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A pinch of this, a pinch of that: 'Into the Woods' combines fairy-tale characters for a musical treat.
BY BRIDGET BALCH
It may be chock-full of fairy-tale characters, but "Into the Woods" is no Disney musical.
The University of Mary Washington Department of Theatre and Dance's fall production, "Into the Woods," by James Lapine and Stephen Sondheim, opened in Klein Theatre on Nov. 2 and will run through Nov. 18.
"Into the Woods" tells the story of a baker and his wife who are desperate to have a child. When they discover that the reason they are childless is that there is a curse on them, their neighbor--a witch--sends them on a quest to collect the four ingredients for a potion that can break the spell: a cow as white as milk, a cape as red as blood, hair as yellow as corn and a slipper as pure as gold.
So the couple ventures into the woods, where they encounter many characters from Grimm and other fairy tales, including Cinderella, Little Red Ridinghood, Jack from Jack and the Beanstalk, Rapunzel, Sleeping Beauty and Snow White.
Each character has its own story line that manages to get twisted together with the others.
From hilarious mishaps to emotional tragedy, this Tony-winning musical puts a twist on the fairy tales everyone knows and loves to create a mature, moral-driven reality check.
KLEIN THEATRE TURNS 100
This year marks the 100th anniversary of theater at UMW. According to Gregg Stull, director of "Into the Woods," the university is celebrating that 100 years by revisiting shows it has done in the past.
"Into the Woods," which premiered on Broadway in 1987, was performed at UMW in 1995.
"We felt it was a great title worth revisiting," said Stull, who is also a professor and chairman of the Department of Theatre and Dance. "The music is extraordinary."
It is particularly appropriate to mark the 100-year anniversary with a fairy-tale-themed piece, since the first production that UMW put on was "Alice in Wonderland."
A ROLE REVERSAL
Just as the characters from different fairy tales come together in the musical, members of the UMW and Fredericksburg communities are collaborating on this production.
In addition to UMW students from various academic and extracurricular concentrations-- including a physics major and a baseball player,--and faculty from the theater department, the cast and crew include an English professor, an education professor, an alumna and members of the Fredericksburg community.
"[The collaboration] mirrors the content of the show--people from different communities coming together to survive the problems," said Gary Richards, professor and chairman of the English Department, who portrays the Narrator.
Richards, although a great fan of musical theater and Sondheim in particular, had never been cast in a production before.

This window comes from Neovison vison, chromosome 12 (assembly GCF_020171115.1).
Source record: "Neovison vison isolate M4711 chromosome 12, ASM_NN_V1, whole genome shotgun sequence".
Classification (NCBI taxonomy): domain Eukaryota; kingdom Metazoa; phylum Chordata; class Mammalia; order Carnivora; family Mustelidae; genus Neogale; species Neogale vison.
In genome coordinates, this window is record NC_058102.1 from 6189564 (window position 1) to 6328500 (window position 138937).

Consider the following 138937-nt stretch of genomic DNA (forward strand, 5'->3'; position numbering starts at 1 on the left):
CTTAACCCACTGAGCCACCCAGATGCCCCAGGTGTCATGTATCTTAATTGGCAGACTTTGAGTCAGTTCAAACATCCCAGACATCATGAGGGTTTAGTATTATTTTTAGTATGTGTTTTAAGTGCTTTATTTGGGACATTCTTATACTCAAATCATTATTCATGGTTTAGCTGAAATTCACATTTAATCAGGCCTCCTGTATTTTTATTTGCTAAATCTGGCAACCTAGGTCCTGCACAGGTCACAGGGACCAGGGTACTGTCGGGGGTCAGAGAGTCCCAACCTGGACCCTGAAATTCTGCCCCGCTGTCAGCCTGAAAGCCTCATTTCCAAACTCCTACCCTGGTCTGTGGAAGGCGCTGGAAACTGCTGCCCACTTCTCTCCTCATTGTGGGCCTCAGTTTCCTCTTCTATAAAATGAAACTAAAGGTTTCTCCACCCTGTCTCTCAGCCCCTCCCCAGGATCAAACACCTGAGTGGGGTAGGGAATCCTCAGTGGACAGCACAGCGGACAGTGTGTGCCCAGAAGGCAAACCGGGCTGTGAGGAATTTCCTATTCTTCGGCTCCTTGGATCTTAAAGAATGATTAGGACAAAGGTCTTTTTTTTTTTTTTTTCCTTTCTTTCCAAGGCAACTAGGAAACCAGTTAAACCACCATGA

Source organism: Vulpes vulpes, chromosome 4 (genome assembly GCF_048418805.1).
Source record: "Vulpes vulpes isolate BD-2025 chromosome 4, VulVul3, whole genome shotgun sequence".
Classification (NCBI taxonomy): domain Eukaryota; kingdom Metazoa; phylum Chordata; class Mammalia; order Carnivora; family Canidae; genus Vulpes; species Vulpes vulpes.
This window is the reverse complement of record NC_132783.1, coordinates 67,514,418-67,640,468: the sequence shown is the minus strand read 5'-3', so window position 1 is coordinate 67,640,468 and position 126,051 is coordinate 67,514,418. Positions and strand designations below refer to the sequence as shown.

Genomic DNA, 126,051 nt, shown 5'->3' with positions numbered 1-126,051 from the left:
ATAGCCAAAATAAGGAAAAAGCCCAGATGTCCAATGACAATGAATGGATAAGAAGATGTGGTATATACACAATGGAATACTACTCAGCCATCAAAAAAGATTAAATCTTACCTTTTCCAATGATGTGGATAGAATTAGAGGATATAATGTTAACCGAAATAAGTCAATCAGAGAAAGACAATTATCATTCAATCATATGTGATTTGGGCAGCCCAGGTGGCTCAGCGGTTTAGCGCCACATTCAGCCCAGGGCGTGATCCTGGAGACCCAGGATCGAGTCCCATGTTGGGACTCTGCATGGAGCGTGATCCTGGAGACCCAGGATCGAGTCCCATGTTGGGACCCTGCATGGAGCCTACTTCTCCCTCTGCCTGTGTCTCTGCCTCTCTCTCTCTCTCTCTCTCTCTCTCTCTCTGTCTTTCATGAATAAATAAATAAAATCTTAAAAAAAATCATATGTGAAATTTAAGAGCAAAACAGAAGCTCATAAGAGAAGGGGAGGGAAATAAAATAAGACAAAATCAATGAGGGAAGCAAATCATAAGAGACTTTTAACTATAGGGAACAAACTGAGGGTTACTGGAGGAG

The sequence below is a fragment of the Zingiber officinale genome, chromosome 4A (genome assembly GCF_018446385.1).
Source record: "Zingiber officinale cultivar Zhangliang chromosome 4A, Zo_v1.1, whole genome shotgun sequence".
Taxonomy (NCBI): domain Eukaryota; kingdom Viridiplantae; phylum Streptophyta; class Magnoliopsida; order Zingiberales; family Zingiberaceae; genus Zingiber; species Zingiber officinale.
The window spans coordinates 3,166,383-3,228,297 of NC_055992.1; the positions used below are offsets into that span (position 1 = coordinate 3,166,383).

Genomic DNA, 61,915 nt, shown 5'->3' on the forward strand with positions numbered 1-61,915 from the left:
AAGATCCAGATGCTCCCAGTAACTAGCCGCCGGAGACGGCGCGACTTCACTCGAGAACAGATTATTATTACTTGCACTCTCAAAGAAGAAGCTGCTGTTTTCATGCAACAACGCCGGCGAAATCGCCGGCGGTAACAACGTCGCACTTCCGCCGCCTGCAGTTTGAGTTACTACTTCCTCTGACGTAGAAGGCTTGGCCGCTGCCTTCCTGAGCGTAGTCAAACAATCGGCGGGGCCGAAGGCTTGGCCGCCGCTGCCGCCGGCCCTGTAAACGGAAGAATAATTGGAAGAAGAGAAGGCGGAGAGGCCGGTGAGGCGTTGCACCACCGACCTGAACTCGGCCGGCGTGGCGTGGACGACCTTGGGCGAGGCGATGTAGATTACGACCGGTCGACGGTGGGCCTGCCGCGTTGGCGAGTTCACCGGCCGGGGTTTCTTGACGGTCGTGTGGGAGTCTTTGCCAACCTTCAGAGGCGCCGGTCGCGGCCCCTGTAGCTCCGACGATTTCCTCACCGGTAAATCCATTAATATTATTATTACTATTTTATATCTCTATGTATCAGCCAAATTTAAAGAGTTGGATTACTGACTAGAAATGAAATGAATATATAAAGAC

Stull approached Richards because he wanted to represent the Narrator as separate from the rest of the characters and thought having a faculty member in the role would set it apart.
Richards acknowledges some awkwardness in rehearsals, since he is in an authoritative role as professor, but many of the students have more experience in theater than he does.
Richards emphasized that this production is an educational experience for all involved and laughed off the "colossal mistakes" that the students have helped him work through.
"Into the Woods" hits home for Richards because it reminds him of the loss he experienced when he was forced to evacuate his home in New Orleans in 2005 due to Hurricane Katrina.
The soundtrack for this musical was in his car's CD player as he drove away from home.
Despite the tragic and emotional themes, the musical manages to stay funny and upbeat throughout the play.
"It's a brilliant piece that is very funny in a smart way," Richards said. "I hope [the audience] can appreciate the work that the cast and crew have done."
COMING OUT TO PLAY
Although the production is put together by many different members of the community, most of the cast are UMW students.
One is junior theater major Nick McGovern, playing Jack. It's his first role in a major production.
In addition to classes and rehearsals, McGovern also plays baseball.
"It's been tough," McGovern said about juggling play rehearsals and practice.
However, he said his coaches have been understanding about his schedule.
"I think you can always find time for things you're passionate about," McGovern said.
Pietro Perrino plays the lead role of the Baker, and he isn't even a theater major. A senior majoring in physics, Perrino was enchanted by UMW's theater department when he played Tom Collins in "Rent" last year.
"The cast by far" is Perrino's favorite part of being involved in the production.
"I've met a lot of fun people," Perrino said.
Music and theater majors Chelsea Raitor, who plays Cinderella, and Judi Jackson, who plays the witch, emphasized the complexity and challenging nature of the music.
"It's very much a technically difficult [musical]," Raitor said.
"I'm growing, definitely; growing as an actress, growing as a vocalist," Jackson said.
Bess Ten Eyck, a senior theater major, is playing Little Red Ridinghood. She is doing her senior project on the role, which involves keeping a blog, doing in-depth character analysis and thinking critically about the play.
"I think that the themes are pretty universal," Ten Eyck said. "I hope that the audience can share in our vision of the show."
Bridget Balch: 540/374-5444